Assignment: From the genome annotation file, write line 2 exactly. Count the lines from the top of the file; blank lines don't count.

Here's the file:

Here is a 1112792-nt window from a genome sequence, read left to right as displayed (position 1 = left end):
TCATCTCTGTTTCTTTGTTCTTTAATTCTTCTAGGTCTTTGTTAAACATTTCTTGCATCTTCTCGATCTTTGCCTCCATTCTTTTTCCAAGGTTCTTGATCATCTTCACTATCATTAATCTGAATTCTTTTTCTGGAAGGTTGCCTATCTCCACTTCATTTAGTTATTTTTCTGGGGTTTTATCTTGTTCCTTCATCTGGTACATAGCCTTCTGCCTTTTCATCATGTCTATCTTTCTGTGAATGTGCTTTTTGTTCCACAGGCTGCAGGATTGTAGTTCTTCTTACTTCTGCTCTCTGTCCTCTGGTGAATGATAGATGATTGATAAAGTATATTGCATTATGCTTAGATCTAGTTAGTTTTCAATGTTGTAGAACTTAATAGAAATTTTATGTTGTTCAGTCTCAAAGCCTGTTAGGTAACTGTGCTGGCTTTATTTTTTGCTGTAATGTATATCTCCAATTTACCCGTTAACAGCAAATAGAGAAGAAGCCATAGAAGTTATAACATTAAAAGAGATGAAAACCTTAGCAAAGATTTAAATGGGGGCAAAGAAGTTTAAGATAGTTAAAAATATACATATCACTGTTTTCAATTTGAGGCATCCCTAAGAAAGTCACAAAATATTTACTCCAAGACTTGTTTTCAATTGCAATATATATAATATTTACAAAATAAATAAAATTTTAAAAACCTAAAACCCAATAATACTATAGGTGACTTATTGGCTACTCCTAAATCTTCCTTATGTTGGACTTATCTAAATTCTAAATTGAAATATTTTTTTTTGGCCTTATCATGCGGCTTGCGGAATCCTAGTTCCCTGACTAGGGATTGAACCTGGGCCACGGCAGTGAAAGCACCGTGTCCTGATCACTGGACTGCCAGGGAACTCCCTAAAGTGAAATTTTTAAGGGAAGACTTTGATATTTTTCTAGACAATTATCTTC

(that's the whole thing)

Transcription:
TCATCTCTGTTTCTTTGTTCTTTAATTCTTCTAGGTCTTTGTTAAACATTTCTTGCATCTTCTCGATCTTTGCCTCCATTCTTTTTCCAAGGTTCTTGATCATCTTCACTATCATTAATCTGAATTCTTTTTCTGGAAGGTTGCCTATCTCCACTTCATTTAGTTATTTTTCTGGGGTTTTATCTTGTTCCTTCATCTGGTACATAGCCTTCTGCCTTTTCATCATGTCTATCTTTCTGTGAATGTGCTTTTTGTTCCACAGGCTGCAGGATTGTAGTTCTTCTTACTTCTGCTCTCTGTCCTCTGGTGAATGATAGATGATTGATAAAGTATATTGCATTATGCTTAGATCTAGTTAGTTTTCAATGTTGTAGAACTTAATAGAAATTTTATGTTGTTCAGTCTCAAAGCCTGTTAGGTAACTGTGCTGGCTTTATTTTTTGCTGTAATGTATATCTCCAATTTACCCGTTAACAGCAAATAGAGAAGAAGCCATAGAAGTTATAACATTAAAAGAGATGAAAACCTTAGCAAAGATTTAAATGGGGGCAAAGAAGTTTAAGATAGTTAAAAATATACATATCACTGTTTTCAATTTGAGGCATCCCTAAGAAAGTCACAAAATATTTACTCCAAGACTTGTTTTCAATTGCAATATATATAATATTTACAAAATAAATAAAATTTTAAAAACCTAAAACCCAATAATACTATAGGTGACTTATTGGCTACTCCTAAATCTTCCTTATGTTGGACTTATCTAAATTCTAAATTGAAATATTTTTTTTTGGCCTTATCATGCGGCTTGCGGAATCCTAGTTCCCTGACTAGGGATTGAACCTGGGCCACGGCAGTGAAAGCACCGTGTCCTGATCACTGGACTGCCAGGGAACTCCCTAAAGTGAAATTTTTAAGGGAAGACTTTGATATTTTTCTAGACAATTATCTTC